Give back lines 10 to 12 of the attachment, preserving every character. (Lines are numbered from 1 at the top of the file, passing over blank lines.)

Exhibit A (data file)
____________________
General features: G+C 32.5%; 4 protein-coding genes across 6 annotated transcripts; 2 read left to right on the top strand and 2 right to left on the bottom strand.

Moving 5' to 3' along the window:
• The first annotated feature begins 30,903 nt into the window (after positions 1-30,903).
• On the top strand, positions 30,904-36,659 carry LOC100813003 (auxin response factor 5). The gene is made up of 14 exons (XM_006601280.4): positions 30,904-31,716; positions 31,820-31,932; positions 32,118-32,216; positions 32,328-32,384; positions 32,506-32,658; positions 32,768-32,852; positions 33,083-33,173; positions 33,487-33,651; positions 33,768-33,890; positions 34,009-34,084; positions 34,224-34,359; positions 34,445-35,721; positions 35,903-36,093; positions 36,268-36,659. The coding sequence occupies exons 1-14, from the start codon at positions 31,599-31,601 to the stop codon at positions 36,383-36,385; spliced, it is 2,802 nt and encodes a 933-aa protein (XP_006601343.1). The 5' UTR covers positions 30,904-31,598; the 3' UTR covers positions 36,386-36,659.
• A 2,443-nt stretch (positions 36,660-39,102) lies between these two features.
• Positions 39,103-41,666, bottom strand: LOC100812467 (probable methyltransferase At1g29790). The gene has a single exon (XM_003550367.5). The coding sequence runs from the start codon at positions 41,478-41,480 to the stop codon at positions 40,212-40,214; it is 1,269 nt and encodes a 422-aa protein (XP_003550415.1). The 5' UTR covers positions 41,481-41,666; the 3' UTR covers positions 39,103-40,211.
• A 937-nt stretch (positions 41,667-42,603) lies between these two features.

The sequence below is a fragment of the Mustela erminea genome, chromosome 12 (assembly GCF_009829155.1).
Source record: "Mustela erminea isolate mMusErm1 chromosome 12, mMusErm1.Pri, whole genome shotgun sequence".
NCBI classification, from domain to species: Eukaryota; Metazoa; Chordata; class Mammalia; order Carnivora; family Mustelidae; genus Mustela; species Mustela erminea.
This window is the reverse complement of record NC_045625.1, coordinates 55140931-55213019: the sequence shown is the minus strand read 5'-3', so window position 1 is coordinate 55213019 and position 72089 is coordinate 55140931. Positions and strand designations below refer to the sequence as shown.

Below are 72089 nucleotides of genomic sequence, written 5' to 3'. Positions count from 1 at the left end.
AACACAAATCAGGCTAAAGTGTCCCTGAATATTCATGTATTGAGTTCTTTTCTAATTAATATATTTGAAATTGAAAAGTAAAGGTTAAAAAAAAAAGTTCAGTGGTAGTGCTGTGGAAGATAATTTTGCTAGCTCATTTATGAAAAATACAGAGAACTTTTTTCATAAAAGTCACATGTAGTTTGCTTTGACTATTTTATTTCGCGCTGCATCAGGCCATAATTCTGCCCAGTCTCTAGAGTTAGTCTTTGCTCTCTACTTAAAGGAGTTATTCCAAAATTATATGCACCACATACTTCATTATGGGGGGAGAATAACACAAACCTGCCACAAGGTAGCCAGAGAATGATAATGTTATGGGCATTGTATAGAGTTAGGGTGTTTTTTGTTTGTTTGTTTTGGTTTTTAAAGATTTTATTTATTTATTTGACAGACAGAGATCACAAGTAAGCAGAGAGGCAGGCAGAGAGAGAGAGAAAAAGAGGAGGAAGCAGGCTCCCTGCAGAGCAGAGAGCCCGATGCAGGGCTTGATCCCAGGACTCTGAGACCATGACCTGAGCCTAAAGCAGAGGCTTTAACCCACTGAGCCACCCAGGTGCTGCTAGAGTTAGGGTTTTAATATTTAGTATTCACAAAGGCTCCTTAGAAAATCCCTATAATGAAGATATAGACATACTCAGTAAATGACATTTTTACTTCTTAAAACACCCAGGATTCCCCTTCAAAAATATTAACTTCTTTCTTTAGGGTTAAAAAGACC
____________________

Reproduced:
NCBI classification, from domain to species: Eukaryota; Metazoa; Chordata; class Mammalia; order Carnivora; family Mustelidae; genus Mustela; species Mustela erminea.
This window is the reverse complement of record NC_045625.1, coordinates 55140931-55213019: the sequence shown is the minus strand read 5'-3', so window position 1 is coordinate 55213019 and position 72089 is coordinate 55140931. Positions and strand designations below refer to the sequence as shown.

Below are 72089 nucleotides of genomic sequence, written 5' to 3'. Positions count from 1 at the left end.